What’s the mindful response to coronavirus? Amid the turmoil, is it possible to create peace? Is it all just a horror show, or may it be that somewhere in the experience we can find a silver lining?
Mindfulness of hand washing
I must begin with a confession. I recently read an article offering medical advice on living in the age of coronavirus. It began with the most basic of subjects: how to wash your hands. I realized that I have been doing it wrong. I haven’t been washing for twenty seconds – that is, for the duration of two renditions of “Happy Birthday,” or the recitation of two Vajrasattva purification mantras, take your pick. I have not been intertwining my fingers as prescribed. Nor do I always ensure that my hands are completely dry afterwards. Why? Because I am usually in too much of a hurry to get onto the next urgent thing.
Since reading that article, every time I wash my hands I have been doing so more mindfully – paying attention to what I am doing with a deliberation I previously lacked. It is interesting how much peace can be found in such a simple act. Our subjective experience of time slows when we bring ourselves back from what neuroscientists call ‘narrative mode’ – the world of our thoughts – into ‘direct mode’ – what we can see, hear, smell, taste and touch.
I am going out on a limb here, but I would suggest that the need for more mindful hand-washing probably applies to a lot of us. From my observation of hand-washing behaviour in the Gents toilets of restaurants and airports – even in the past week – I can hazard a guess about how many men follow the twenty second rule. It wouldn’t be a happy statistic – definitely sub 33%. To make matters worse, it can be hard to avoid touching the same door handle or other surfaces as those unsanitary grubs who feel no need to wash their hands at all.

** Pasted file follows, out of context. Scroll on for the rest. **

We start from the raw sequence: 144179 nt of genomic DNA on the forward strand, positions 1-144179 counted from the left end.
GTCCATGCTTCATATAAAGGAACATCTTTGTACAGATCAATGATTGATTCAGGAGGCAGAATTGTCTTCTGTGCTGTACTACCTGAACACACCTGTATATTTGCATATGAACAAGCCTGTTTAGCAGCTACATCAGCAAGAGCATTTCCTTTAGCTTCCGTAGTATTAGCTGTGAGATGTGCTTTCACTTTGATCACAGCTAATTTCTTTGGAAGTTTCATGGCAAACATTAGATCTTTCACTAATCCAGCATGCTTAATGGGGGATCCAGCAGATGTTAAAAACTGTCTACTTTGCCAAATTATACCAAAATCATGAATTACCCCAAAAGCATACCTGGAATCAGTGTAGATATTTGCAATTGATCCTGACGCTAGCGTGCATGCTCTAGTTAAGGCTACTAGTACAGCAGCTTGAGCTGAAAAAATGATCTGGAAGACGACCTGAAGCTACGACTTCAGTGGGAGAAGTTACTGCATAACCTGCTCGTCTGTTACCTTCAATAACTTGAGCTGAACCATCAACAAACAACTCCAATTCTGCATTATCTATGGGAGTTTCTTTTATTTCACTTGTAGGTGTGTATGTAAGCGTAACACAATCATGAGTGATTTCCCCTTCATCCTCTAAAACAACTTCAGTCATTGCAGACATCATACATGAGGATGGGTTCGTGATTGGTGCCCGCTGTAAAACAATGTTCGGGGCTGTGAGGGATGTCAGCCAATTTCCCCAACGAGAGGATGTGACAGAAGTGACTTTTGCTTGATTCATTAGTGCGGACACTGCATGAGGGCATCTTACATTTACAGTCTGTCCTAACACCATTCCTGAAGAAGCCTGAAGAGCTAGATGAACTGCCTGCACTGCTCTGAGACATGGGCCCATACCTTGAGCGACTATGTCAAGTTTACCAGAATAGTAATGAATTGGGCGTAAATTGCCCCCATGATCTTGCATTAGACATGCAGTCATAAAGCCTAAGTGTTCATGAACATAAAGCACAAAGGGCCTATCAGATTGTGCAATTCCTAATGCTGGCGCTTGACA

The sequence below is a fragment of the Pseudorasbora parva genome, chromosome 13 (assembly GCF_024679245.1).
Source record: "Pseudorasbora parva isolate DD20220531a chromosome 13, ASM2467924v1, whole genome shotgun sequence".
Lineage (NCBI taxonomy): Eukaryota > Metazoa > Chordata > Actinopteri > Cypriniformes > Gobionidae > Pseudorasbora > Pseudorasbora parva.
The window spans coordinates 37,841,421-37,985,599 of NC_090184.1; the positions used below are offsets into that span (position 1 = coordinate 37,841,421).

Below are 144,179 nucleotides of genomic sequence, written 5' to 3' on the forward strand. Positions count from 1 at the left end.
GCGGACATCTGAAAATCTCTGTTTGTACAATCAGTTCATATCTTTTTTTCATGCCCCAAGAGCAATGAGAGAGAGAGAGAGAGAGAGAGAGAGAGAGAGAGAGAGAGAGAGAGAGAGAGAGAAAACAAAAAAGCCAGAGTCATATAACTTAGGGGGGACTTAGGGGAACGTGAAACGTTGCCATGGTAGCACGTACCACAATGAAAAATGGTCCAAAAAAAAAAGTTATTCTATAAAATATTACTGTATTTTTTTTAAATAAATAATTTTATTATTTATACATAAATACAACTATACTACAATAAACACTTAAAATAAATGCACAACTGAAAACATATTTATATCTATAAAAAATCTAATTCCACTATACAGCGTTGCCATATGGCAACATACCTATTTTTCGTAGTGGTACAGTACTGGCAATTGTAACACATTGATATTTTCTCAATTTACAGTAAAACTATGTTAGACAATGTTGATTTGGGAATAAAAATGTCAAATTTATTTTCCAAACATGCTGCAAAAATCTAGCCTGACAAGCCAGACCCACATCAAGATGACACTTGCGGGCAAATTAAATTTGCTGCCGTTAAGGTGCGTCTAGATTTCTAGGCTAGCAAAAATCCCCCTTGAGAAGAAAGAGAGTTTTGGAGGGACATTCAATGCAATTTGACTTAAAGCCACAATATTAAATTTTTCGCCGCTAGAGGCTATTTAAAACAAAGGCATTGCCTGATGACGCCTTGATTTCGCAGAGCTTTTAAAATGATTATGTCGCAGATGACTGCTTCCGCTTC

Mindfulness of face touching
Which brings us to the next practice recommended by doctors: avoid touching our own faces. Coronavirus penetrates our bodies via a moist eye, lip or nostril. How does it get there? Usually we give it a free ride on our fingers.
Have you ever tried being mindful of not touching your face? It’s amazing what a sudden compulsion you have to scratch your cheek, rub your eyelid, or stroke your nose. Bringing to conscious awareness actions that are usually automatic, we can begin to change them. Which is especially important when we are out in the world, coming into contact with shopping trolleys, counters and other surfaces on which any number of unpleasant, microscopic bugs may lurk. The avoidance of face-touching is one reason why some people choose to wear face masks. And of course the frequent use of hand sanitizers offers another opportunity to be mindful – that is, to pay attention to the present moment, deliberately and non-judgmentally.